The Positive Psychology Center at the University of Pennsylvania, headed by Dr. Martin E. P. Seligman, needs you for our online research studies.
Participation in any of the studies is completely voluntary, and you may drop out of them at any time. These studies all comply with university and U.S. government guidelines for the protection of human subjects and of your online privacy.
These studies may include multiple questionnaires and repeat visits, with possible assignments between visits to the web site. You'll be notified by email whenever your continuing participation in the study is needed.
Click on any study title for more information:Two Week Positive Intervention Study for Increasing Well-Being
Open to all adults who would like to participate, age 18 and older.
Certain simple daily activities may help to improve individual well-being. This study is designed to test the effect that different activities can have on increasing well-being. The study begins with a survey that will take 10-15 minutes to complete, and you will receive instructions to complete over the next two weeks, and then return to complete follow up measures. All tasks can be done at home. Please click on the link above to learn more and begin the study.Three Week Online Intervention for Stress Reduction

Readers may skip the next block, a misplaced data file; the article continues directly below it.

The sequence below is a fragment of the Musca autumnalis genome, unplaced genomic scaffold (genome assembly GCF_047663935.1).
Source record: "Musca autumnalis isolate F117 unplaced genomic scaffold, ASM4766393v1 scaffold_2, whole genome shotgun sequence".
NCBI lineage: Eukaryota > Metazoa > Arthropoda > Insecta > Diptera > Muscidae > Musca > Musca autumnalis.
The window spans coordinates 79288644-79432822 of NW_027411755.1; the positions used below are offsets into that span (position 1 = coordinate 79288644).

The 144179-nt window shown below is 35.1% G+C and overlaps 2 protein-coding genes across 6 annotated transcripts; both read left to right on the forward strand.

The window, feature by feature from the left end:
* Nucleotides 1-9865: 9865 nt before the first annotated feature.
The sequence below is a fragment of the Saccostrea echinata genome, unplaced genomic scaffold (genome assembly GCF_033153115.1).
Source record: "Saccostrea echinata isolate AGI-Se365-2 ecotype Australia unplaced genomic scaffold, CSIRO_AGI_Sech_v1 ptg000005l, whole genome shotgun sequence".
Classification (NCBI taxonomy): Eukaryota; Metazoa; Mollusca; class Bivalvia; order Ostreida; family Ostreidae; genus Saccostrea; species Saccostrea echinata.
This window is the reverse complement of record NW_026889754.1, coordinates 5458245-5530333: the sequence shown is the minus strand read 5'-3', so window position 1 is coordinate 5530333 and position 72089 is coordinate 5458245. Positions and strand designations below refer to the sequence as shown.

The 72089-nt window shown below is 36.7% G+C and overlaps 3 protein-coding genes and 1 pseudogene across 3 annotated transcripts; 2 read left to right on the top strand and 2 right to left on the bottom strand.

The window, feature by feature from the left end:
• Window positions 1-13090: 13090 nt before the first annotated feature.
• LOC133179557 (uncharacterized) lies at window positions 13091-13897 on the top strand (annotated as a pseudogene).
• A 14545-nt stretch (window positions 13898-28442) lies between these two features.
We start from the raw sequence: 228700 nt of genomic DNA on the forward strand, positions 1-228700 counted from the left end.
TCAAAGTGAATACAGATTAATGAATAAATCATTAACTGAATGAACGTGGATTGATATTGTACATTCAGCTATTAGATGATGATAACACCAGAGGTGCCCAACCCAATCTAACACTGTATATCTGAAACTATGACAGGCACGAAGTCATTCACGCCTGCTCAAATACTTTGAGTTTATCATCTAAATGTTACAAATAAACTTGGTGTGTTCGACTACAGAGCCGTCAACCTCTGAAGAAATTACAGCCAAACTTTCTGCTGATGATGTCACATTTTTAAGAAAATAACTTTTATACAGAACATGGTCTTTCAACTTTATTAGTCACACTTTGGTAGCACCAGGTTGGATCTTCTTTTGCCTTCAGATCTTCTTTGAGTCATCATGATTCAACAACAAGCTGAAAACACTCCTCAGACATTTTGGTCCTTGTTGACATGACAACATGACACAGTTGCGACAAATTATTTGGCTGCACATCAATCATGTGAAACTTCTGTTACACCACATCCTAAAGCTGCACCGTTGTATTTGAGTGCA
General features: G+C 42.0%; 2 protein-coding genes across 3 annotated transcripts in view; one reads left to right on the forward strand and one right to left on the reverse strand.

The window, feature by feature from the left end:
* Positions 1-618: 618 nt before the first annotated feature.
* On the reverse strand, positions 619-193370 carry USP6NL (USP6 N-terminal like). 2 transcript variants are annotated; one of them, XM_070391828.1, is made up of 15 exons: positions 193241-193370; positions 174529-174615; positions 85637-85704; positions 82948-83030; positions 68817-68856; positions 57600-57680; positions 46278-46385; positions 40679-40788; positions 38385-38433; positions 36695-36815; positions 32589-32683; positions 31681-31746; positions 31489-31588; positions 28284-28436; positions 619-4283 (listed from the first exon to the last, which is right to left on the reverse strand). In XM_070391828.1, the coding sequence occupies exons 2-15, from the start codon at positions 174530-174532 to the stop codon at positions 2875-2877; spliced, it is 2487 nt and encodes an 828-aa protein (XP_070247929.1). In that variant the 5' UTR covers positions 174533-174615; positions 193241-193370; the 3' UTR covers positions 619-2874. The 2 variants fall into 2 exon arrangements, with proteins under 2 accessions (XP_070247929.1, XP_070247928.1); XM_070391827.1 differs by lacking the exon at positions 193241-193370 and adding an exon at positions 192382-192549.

Open to native English speakers, between ages 18 to 35.
Please help us evaluate new stress reduction software designed at the MIT Media Lab. Eligible participants will be given free, three week access to our online web application software. Participants will be asked to login to the application and complete some simple stress reduction and well-being exercises. All study tasks can be done at home. The approximate weekly time commitment will be 25 minutes per week. Participation in this study is entirely voluntary. Please click on the link above to learn more and get started with this study.Friendship and Well-Being Study
Open to all who wish to participate
Few studies have looked at the relationship between friendship patterns and well-being among adults. In this study, you can help us understand how the friendship patterns people have relate to their well-being. All participants may request the contact person for details of the results upon the completion of this study. Click on the above link to enter the study.